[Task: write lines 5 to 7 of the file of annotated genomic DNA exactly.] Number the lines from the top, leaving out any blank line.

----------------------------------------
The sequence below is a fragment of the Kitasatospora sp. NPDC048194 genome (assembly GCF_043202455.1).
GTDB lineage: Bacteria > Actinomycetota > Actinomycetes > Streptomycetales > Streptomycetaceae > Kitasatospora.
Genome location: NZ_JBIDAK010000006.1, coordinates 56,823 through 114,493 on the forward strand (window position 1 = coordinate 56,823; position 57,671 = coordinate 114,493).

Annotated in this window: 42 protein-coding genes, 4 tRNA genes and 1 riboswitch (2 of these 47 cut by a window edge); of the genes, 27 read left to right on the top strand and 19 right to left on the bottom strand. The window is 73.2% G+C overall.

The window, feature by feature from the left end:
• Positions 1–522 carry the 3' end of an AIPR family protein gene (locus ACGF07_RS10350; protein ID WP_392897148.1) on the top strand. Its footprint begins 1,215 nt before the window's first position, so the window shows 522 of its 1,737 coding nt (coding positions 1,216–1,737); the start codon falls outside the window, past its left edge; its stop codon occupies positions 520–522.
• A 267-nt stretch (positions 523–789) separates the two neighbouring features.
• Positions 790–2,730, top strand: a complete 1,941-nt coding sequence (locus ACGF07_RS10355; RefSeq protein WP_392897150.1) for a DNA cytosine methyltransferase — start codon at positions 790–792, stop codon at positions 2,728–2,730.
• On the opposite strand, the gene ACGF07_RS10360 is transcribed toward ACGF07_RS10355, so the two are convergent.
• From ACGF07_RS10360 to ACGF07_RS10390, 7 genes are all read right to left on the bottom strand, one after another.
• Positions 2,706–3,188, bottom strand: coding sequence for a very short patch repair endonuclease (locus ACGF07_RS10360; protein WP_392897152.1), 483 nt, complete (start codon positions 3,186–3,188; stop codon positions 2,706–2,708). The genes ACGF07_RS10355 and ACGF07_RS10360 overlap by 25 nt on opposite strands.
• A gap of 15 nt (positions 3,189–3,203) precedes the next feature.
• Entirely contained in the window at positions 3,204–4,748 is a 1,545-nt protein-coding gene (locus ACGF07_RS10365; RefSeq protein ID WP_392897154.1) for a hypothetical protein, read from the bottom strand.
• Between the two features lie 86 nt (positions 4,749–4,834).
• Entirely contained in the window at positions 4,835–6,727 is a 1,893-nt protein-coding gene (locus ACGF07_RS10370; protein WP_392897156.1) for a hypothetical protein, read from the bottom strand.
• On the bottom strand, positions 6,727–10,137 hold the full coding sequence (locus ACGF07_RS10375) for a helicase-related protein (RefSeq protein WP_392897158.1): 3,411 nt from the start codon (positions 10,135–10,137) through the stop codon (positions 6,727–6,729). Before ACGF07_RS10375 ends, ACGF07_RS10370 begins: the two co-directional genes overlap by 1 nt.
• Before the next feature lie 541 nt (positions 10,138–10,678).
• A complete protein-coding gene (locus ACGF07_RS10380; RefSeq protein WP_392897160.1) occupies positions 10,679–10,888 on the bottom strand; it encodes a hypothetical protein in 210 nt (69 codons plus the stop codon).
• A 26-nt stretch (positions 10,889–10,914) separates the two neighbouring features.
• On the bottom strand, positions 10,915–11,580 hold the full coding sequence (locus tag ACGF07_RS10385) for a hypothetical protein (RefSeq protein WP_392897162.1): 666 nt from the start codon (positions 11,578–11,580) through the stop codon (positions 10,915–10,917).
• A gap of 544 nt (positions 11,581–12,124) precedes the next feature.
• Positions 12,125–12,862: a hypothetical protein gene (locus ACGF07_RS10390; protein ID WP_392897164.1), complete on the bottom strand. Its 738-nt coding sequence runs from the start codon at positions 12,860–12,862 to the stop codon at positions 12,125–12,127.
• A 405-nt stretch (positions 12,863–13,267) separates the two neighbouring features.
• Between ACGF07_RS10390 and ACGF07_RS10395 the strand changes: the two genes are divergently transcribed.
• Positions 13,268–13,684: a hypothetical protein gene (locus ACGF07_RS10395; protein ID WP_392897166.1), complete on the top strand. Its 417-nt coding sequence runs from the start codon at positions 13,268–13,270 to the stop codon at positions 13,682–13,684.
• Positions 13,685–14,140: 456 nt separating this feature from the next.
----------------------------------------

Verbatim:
The window, feature by feature from the left end:
• Positions 1–522 carry the 3' end of an AIPR family protein gene (locus ACGF07_RS10350; protein ID WP_392897148.1) on the top strand. Its footprint begins 1,215 nt before the window's first position, so the window shows 522 of its 1,737 coding nt (coding positions 1,216–1,737); the start codon falls outside the window, past its left edge; its stop codon occupies positions 520–522.
• A 267-nt stretch (positions 523–789) separates the two neighbouring features.